SCOTTISH rugby’s main hopes for club success this year are centred on Glasgow Warriors, and The Rucker is delighted to pass on his latest exclusive piece of gossip, namely that the Scottish Rugby Union have been speaking to some of Glasgow’s football clubs about possibly hosting the quarter-finals or semis of the Champions Cup should Warriors make those stages.
Overconfidence? No, just shrewd business planning because if Warriors do progress in the competition there will be huge demand to see their matches which Scotstoun would not be able to handle.
It is therefore instructive to look at the huge task facing Warriors as they try to secure a quarter-final place and a home tie berth, which will almost certainly mean having to beat Leicester Tigers at Welford Road a week on Saturday. First up, however, Warriors must beat Munster in Glasgow on Saturday and prevent them gaining a bonus point, or that home tie prospect disappears. No matter what happens in the Warriors v Munster match at Scotstoun, there can be little doubt that the Irish side have been the team of the season so far, for reasons that have been about emotion and tragedy as much as rugby.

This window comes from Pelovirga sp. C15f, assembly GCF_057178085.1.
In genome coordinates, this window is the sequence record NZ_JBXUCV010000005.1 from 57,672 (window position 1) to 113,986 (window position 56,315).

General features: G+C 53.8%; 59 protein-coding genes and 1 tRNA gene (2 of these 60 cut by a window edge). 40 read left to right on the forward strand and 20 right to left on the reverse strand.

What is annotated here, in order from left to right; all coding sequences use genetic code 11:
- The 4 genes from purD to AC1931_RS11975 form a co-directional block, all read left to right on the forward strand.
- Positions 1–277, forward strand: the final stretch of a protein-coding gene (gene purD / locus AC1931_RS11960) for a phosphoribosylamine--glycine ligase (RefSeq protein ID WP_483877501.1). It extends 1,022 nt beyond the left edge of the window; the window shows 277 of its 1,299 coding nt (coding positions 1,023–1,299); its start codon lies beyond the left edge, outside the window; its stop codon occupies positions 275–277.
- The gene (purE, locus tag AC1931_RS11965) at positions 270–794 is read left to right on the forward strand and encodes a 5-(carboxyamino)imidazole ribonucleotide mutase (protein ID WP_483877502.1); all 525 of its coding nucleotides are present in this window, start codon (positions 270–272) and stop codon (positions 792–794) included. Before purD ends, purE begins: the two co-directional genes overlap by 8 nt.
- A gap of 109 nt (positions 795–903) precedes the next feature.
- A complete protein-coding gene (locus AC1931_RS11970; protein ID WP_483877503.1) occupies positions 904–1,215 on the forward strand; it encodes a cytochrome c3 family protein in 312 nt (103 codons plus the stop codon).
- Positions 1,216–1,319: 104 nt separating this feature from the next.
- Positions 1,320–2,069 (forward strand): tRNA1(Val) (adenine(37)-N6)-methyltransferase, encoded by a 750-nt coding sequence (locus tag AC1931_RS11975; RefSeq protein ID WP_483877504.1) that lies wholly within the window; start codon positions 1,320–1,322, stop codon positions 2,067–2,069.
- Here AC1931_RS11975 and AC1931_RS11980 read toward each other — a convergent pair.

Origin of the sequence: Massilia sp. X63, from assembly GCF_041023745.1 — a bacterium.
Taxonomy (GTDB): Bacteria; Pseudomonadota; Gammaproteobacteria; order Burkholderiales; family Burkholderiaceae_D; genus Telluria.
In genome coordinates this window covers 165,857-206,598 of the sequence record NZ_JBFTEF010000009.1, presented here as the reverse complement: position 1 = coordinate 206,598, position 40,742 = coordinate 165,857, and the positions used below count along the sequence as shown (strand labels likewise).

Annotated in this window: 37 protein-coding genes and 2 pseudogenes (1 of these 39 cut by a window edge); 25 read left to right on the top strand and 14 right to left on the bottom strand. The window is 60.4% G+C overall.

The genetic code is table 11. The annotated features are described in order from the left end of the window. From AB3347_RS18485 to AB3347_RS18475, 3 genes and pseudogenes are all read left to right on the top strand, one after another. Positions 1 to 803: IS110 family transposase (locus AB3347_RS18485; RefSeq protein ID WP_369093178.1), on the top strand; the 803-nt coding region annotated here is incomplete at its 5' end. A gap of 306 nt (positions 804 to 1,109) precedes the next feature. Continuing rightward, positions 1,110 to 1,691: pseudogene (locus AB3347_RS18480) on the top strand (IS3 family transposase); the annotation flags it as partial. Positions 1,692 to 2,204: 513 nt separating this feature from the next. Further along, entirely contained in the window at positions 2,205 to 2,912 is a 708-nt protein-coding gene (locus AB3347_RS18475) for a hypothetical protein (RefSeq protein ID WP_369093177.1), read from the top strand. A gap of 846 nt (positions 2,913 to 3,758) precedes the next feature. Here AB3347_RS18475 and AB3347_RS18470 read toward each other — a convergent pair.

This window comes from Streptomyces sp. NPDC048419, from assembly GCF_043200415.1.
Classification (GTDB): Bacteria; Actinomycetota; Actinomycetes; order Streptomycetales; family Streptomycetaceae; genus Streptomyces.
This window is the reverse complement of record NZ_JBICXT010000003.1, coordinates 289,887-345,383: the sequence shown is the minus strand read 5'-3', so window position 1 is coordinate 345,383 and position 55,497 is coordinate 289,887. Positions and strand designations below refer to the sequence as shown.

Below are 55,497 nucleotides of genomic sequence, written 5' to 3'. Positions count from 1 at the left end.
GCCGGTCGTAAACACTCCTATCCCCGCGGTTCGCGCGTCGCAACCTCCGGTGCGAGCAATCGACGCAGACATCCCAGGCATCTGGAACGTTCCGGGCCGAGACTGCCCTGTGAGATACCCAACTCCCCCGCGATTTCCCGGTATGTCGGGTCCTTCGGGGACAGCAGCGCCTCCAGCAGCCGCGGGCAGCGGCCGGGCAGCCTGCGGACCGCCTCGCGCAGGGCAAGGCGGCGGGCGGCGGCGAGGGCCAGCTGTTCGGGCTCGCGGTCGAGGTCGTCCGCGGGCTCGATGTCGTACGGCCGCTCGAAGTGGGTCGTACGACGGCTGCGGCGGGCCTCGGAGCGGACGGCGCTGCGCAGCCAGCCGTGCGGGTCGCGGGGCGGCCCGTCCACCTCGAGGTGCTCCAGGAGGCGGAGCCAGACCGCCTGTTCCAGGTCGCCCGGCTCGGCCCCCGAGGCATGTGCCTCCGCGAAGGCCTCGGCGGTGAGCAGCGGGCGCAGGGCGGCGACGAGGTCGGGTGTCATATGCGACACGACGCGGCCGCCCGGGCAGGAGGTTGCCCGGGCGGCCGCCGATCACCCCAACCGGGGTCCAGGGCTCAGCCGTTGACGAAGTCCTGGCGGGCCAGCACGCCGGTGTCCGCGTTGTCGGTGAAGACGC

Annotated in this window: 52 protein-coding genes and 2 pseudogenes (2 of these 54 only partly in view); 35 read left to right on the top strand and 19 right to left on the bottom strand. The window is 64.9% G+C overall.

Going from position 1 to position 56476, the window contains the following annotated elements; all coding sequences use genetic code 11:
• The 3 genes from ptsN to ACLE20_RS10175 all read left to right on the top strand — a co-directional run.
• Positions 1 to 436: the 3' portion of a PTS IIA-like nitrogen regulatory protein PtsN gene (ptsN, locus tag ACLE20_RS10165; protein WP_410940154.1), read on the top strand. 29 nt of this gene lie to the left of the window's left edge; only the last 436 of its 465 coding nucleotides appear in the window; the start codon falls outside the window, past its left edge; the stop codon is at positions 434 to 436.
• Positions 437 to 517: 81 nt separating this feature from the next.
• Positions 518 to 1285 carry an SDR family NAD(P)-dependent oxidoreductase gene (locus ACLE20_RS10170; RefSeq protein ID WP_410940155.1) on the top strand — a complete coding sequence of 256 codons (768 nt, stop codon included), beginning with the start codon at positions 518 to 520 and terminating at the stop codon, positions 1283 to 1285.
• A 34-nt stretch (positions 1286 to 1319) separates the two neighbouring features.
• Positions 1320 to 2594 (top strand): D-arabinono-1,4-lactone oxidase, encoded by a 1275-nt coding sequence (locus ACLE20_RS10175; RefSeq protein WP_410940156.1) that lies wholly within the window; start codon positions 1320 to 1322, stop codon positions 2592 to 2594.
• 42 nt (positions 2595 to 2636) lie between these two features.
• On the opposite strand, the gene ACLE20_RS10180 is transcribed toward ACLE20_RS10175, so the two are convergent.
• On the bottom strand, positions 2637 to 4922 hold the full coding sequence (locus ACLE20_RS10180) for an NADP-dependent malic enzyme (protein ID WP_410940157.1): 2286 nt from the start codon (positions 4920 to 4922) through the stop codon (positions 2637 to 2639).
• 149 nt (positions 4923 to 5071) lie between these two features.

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To come back from the loss of head coach and club legend Anthony Foley, who died suddenly in Paris on October 16aged just 42, has been an extraordinary achievement by Munster.
It would have knocked the stuffing out of lesser squads, but in a way Foley’s death seems to have spurred Munster on to greater heights.
Look at the facts: in their competitive season they have lost just three matches, shocked by Cardiff Blues back in early September when beaten by the odd point in 47, and going down 14-25 to Leinster in Dublin on Saturday, October 8, the week before Foley died.
Since then Munster have not looked back.
They have won all but one of their matches in the European Champions Cup and Guinness Pro-12, the exception being the narrow 16-18 loss to Leicester Tigers just before Christmas, the last-gasp loss to an Owen Williams penalty almost inexplicable after they had roundly thumped the English side 38-0 at Thomond Park the week before.
To cap it all, Munster brilliantly defeated a Maori All Black side in Limerick, the visitors from New Zealand going on to hammer Harlequins in their next match.
At times Munster have been imperious, but mostly they have simply gone out and battled their way to victory.
They have beaten Glasgow twice already this season and clawed their way back to second place in the Guiness Pro-12 with a game in hand on leaders Ospreys. But it is the Champions Cup they want and Warriors stand in their way.
All rugby people mourn the passing of Foley, but for their own good, Warriors must set aside all emotions of whatever kind and be disciplined and clinical on Saturday.
Above all, they must win.